Why Ask Demographic Questions in an Employee Satisfaction Survey?

We almost always include demographic questions in our questionnaires, including employee surveys. This is not merely nosiness on our part. (If we were truly nosy, we would ask about much more controversial things!) These questions serve two main purposes:

  1. To see how closely the sample replicates the known population. The more closely the demographic distribution of survey respondents matches the population, the more confidence you can have in the data.
  2. To allow analysis of sub-groups of those responding to the survey.

It is this second purpose, analysis of sub-groups, which provides the most utility. If the sample size is small (less than 100 or so), this cannot be done. However, with larger sample sizes, an analysis of sub-groups can tell you things that would be missed by looking at the aggregate data. For example, you might find that 10% of employees would rate the health care plan provided by your firm as "poor"e;. You might be tempted to conclude that you do not have a major problem in this area. However, if you were to drill down into the data and find that 30% of employees with children rated the health care plan as "poor," you would have a potentially serious issue on your hands.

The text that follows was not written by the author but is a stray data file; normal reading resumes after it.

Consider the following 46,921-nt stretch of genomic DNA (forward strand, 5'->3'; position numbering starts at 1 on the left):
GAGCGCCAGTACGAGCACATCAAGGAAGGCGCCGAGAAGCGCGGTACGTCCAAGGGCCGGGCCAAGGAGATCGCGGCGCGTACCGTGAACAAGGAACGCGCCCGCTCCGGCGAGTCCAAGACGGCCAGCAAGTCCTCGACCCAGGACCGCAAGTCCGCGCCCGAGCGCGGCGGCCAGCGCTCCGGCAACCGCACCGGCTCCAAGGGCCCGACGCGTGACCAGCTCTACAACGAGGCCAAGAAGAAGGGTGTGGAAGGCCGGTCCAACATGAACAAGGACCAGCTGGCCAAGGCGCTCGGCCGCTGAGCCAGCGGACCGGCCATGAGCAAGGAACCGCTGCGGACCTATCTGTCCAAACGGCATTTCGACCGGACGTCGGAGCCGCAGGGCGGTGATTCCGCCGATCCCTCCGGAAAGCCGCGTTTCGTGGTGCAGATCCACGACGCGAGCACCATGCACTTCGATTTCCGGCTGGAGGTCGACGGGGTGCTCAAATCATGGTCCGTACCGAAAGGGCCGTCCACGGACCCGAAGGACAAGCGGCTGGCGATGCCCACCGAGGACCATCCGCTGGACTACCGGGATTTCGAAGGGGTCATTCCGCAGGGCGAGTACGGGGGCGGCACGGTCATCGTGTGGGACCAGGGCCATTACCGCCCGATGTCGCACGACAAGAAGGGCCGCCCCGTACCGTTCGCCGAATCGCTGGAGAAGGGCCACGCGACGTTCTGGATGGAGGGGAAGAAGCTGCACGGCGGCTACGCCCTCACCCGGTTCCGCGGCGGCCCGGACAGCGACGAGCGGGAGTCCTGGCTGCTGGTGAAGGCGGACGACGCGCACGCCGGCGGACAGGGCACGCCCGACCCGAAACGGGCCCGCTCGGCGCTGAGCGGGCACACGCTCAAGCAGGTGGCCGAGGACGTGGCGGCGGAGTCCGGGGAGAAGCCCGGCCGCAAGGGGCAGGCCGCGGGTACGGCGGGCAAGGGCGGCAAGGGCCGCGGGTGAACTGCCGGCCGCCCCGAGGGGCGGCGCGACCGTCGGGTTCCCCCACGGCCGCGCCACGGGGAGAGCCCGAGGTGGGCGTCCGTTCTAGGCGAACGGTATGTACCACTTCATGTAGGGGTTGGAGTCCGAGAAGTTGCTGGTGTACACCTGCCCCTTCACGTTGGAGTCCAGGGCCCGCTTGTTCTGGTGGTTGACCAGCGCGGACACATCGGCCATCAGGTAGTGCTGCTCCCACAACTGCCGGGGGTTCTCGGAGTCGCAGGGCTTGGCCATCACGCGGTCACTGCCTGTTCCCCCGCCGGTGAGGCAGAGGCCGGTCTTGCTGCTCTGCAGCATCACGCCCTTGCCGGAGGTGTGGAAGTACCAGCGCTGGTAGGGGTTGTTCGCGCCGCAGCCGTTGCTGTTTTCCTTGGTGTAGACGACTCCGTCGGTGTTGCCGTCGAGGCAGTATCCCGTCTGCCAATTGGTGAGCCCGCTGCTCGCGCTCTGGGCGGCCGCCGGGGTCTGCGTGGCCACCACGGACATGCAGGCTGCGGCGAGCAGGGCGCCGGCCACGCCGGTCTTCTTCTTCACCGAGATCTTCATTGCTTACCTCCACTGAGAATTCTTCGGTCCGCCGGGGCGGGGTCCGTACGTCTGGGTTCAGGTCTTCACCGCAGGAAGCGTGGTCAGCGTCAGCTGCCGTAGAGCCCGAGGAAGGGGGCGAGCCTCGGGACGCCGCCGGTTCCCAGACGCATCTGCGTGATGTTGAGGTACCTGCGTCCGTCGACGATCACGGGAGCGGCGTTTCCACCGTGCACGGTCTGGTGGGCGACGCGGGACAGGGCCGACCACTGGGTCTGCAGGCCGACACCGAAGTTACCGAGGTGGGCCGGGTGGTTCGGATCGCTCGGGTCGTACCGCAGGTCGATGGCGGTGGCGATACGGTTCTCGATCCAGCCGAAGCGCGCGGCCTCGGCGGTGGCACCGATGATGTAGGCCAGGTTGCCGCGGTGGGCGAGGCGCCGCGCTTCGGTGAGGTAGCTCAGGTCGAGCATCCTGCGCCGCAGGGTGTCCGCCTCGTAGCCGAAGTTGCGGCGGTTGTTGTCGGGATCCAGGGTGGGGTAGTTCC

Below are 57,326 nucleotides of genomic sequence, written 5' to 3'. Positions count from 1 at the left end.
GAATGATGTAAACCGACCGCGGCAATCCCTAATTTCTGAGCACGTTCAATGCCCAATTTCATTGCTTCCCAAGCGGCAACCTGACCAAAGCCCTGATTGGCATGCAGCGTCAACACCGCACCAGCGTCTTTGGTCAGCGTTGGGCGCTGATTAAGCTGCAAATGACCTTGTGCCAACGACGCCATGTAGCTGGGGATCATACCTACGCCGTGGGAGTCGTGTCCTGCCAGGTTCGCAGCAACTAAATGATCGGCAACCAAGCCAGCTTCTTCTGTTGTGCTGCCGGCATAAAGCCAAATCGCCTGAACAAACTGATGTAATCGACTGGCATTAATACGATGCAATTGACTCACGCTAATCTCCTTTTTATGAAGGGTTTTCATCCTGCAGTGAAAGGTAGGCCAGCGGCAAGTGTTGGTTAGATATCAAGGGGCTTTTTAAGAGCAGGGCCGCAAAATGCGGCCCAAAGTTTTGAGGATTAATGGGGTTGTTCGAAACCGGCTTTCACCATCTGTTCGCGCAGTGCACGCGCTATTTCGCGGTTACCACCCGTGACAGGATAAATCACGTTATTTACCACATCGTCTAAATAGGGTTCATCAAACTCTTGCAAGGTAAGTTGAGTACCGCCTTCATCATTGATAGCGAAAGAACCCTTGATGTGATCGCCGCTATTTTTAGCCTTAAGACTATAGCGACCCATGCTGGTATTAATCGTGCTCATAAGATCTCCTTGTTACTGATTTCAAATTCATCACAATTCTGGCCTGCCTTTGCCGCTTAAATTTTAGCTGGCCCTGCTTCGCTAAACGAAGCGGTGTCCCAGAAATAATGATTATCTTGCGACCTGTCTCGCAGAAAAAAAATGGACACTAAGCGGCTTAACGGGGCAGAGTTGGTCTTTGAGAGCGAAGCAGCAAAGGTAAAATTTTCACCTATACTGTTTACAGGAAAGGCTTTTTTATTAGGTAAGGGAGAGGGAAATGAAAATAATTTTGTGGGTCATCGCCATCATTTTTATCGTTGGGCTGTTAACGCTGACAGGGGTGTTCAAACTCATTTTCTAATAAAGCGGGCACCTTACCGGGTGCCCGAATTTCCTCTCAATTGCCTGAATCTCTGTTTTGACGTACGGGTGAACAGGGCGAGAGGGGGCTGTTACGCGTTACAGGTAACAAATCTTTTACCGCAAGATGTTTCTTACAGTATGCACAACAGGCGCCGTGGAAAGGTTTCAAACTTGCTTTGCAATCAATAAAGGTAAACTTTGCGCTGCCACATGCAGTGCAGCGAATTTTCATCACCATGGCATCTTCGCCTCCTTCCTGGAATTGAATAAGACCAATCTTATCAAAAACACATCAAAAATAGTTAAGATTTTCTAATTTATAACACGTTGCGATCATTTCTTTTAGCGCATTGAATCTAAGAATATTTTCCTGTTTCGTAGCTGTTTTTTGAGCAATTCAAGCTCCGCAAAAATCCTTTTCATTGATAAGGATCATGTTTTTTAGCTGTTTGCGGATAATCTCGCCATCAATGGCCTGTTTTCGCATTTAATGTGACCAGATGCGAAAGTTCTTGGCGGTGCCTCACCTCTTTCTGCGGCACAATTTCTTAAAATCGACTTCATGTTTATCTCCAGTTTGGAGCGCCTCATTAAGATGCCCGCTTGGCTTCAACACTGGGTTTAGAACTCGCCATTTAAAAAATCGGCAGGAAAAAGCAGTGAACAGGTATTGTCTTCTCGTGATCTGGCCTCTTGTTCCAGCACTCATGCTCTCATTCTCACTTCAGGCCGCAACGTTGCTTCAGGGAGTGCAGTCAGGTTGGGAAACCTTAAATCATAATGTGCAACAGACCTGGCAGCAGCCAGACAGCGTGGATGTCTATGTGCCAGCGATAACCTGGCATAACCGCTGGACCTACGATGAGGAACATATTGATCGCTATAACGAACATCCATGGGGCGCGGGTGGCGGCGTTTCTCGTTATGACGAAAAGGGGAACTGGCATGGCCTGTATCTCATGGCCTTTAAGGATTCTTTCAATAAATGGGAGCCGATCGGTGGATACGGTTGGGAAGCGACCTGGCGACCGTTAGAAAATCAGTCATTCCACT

Questionnaire length usually limits the number of demographic questions you can include in your survey. The particular items you choose to include will be influenced by the type of industry you are in and the composition of your work force. Below is a list of the types of demographic questions you should consider including in your employee satisfaction questionnaire.

  • Age,
  • Sex,
  • Marital status,
  • Number of children present in the household,
  • Length of time employed by the firm,
  • Exempt or non-exempt (or managerial or clerical, etc.),
  • Department (if the sample is very large),
  • Annual income (in broad ranges).

It is not necessary to include all of the above questions in the survey. The key in selecting the items to include is determining, to the extent possible, the variable that you believe will segment the population in a manner such that the different segments will have different needs and/or feelings about the organization.




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